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« Reply #10 on: January 26, 2022, 08:03:12 pm »

The National rail OJP (Online Journey Planner), which is meant to set the reference standard for others, has a more serious issue. It always did have an option to include or suppress overtaken trains in its advanced mode. I'm sure that was changed not long ago, from "include overtaken trains" to "show only fastest trains". But it looks as if the default behaviour is still suppress overtaken trains! So the tick box does nothing.

Similarly, I sometimes find that the Via/Avoid option on the NR» (Network Rail - home page) OJP is sometimes ignored. e.g. I might plan a route avoiding Clapham Junction but then find that every journey presented includes a change there.
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stuving
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« Reply #11 on: January 26, 2022, 08:14:56 pm »

The National rail OJP (Online Journey Planner), which is meant to set the reference standard for others, has a more serious issue. It always did have an option to include or suppress overtaken trains in its advanced mode. I'm sure that was changed not long ago, from "include overtaken trains" to "show only fastest trains". But it looks as if the default behaviour is still suppress overtaken trains! So the tick box does nothing.

Similarly, I sometimes find that the Via/Avoid option on the NR» (Network Rail - home page) OJP is sometimes ignored. e.g. I might plan a route avoiding Clapham Junction but then find that every journey presented includes a change there.

Certainly there is sometimes an issue with making sure changes to that box get added, and then the result updated (i.e. two further clicks needed). And I've just found the behaviour I was complaining about above, suppressing all overtaken trains by default,  has now changed. It now allows a few minutes of "overtakenness" at least.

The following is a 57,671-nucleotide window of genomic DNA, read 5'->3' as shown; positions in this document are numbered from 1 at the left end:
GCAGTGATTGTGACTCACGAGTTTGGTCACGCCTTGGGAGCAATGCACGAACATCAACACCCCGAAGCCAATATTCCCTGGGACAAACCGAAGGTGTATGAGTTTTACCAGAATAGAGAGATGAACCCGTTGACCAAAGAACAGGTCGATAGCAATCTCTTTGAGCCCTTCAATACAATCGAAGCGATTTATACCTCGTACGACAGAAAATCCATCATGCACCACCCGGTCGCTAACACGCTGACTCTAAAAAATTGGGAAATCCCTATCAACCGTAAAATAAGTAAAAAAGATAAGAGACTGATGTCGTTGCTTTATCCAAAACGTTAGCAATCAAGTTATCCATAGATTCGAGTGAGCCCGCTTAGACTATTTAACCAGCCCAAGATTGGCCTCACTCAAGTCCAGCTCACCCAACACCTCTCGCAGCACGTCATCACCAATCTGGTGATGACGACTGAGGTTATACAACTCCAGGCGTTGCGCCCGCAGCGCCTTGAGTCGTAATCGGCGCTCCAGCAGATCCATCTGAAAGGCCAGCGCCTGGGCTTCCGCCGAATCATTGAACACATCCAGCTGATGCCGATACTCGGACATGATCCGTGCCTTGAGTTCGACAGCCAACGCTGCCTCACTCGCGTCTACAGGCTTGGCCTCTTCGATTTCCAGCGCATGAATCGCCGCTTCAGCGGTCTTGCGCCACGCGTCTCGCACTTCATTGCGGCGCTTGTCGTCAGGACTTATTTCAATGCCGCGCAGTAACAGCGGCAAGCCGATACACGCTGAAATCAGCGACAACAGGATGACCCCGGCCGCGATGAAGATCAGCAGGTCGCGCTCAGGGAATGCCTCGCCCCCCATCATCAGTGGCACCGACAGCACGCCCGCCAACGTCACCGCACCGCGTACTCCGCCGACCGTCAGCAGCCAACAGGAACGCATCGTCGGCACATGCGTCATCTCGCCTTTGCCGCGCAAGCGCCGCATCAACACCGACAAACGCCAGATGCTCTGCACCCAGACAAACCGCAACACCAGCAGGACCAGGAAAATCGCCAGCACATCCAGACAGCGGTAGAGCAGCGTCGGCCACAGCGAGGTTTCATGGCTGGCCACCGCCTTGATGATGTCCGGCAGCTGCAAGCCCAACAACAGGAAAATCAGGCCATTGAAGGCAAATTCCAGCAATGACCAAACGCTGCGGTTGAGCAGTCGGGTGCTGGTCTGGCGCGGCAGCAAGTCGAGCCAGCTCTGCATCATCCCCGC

I got a prompt reply to my input, saying that only showing fastest trains was "by design". (As noted, that's not 100% true). Even if a few minutes are allowed, I still think it's misleading to offer an option of doing what it always does anyway, near enough.

It was also claimed that "National Rail Enquiries is an information service provider, and we do not operate trains, retail tickets, or set timetables. The information displayed on our website is provided by Train Operating Companies in the UK (United Kingdom)." Which is unlikely to stand up in court, given that NR represents, and is owned by, the TOCs (Train Operating Company).

And of course I'd forgotten that this week's service is slower (than the current WTT (Working Time-Table) for next week), with no direct trains. That was not really part of the main complaint about NR's OJP, but does explain the difference. Whether it justifies suppressing that alternative is another matter.